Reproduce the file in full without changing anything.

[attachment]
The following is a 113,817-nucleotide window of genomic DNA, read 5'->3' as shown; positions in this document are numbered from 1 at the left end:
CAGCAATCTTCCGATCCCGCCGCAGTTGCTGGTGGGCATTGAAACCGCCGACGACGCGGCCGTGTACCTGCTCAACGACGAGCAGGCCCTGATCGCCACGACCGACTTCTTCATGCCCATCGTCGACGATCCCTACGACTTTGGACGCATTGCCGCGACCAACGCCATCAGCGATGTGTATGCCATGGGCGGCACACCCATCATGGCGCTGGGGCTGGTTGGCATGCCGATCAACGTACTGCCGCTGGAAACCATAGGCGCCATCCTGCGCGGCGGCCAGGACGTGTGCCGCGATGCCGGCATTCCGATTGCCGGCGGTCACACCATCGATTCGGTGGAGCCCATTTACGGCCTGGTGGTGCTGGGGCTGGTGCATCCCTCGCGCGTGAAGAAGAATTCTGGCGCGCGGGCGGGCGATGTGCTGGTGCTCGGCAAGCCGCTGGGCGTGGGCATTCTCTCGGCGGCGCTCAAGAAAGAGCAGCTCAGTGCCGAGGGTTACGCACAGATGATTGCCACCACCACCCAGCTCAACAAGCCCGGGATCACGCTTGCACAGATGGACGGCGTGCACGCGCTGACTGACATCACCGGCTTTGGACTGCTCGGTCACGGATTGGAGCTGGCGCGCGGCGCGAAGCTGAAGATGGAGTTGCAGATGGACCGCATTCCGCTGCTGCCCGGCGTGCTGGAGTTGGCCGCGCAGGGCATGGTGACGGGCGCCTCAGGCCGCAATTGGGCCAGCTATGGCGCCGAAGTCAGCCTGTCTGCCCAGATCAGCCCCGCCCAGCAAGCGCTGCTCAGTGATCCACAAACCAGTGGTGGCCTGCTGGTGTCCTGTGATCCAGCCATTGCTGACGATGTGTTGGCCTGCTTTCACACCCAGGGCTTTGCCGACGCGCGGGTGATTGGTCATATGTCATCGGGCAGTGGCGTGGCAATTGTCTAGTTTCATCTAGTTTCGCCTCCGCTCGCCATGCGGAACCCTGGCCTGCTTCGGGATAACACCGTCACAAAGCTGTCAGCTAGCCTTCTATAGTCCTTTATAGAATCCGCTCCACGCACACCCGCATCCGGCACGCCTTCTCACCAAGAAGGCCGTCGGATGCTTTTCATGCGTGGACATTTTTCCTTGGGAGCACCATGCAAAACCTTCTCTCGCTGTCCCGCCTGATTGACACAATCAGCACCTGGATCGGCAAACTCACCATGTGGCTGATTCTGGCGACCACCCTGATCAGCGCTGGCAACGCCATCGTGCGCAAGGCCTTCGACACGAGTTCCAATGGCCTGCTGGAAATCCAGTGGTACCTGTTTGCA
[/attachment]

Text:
The following is a 113,817-nucleotide window of genomic DNA, read 5'->3' as shown; positions in this document are numbered from 1 at the left end:
CAGCAATCTTCCGATCCCGCCGCAGTTGCTGGTGGGCATTGAAACCGCCGACGACGCGGCCGTGTACCTGCTCAACGACGAGCAGGCCCTGATCGCCACGACCGACTTCTTCATGCCCATCGTCGACGATCCCTACGACTTTGGACGCATTGCCGCGACCAACGCCATCAGCGATGTGTATGCCATGGGCGGCACACCCATCATGGCGCTGGGGCTGGTTGGCATGCCGATCAACGTACTGCCGCTGGAAACCATAGGCGCCATCCTGCGCGGCGGCCAGGACGTGTGCCGCGATGCCGGCATTCCGATTGCCGGCGGTCACACCATCGATTCGGTGGAGCCCATTTACGGCCTGGTGGTGCTGGGGCTGGTGCATCCCTCGCGCGTGAAGAAGAATTCTGGCGCGCGGGCGGGCGATGTGCTGGTGCTCGGCAAGCCGCTGGGCGTGGGCATTCTCTCGGCGGCGCTCAAGAAAGAGCAGCTCAGTGCCGAGGGTTACGCACAGATGATTGCCACCACCACCCAGCTCAACAAGCCCGGGATCACGCTTGCACAGATGGACGGCGTGCACGCGCTGACTGACATCACCGGCTTTGGACTGCTCGGTCACGGATTGGAGCTGGCGCGCGGCGCGAAGCTGAAGATGGAGTTGCAGATGGACCGCATTCCGCTGCTGCCCGGCGTGCTGGAGTTGGCCGCGCAGGGCATGGTGACGGGCGCCTCAGGCCGCAATTGGGCCAGCTATGGCGCCGAAGTCAGCCTGTCTGCCCAGATCAGCCCCGCCCAGCAAGCGCTGCTCAGTGATCCACAAACCAGTGGTGGCCTGCTGGTGTCCTGTGATCCAGCCATTGCTGACGATGTGTTGGCCTGCTTTCACACCCAGGGCTTTGCCGACGCGCGGGTGATTGGTCATATGTCATCGGGCAGTGGCGTGGCAATTGTCTAGTTTCATCTAGTTTCGCCTCCGCTCGCCATGCGGAACCCTGGCCTGCTTCGGGATAACACCGTCACAAAGCTGTCAGCTAGCCTTCTATAGTCCTTTATAGAATCCGCTCCACGCACACCCGCATCCGGCACGCCTTCTCACCAAGAAGGCCGTCGGATGCTTTTCATGCGTGGACATTTTTCCTTGGGAGCACCATGCAAAACCTTCTCTCGCTGTCCCGCCTGATTGACACAATCAGCACCTGGATCGGCAAACTCACCATGTGGCTGATTCTGGCGACCACCCTGATCAGCGCTGGCAACGCCATCGTGCGCAAGGCCTTCGACACGAGTTCCAATGGCCTGCTGGAAATCCAGTGGTACCTGTTTGCA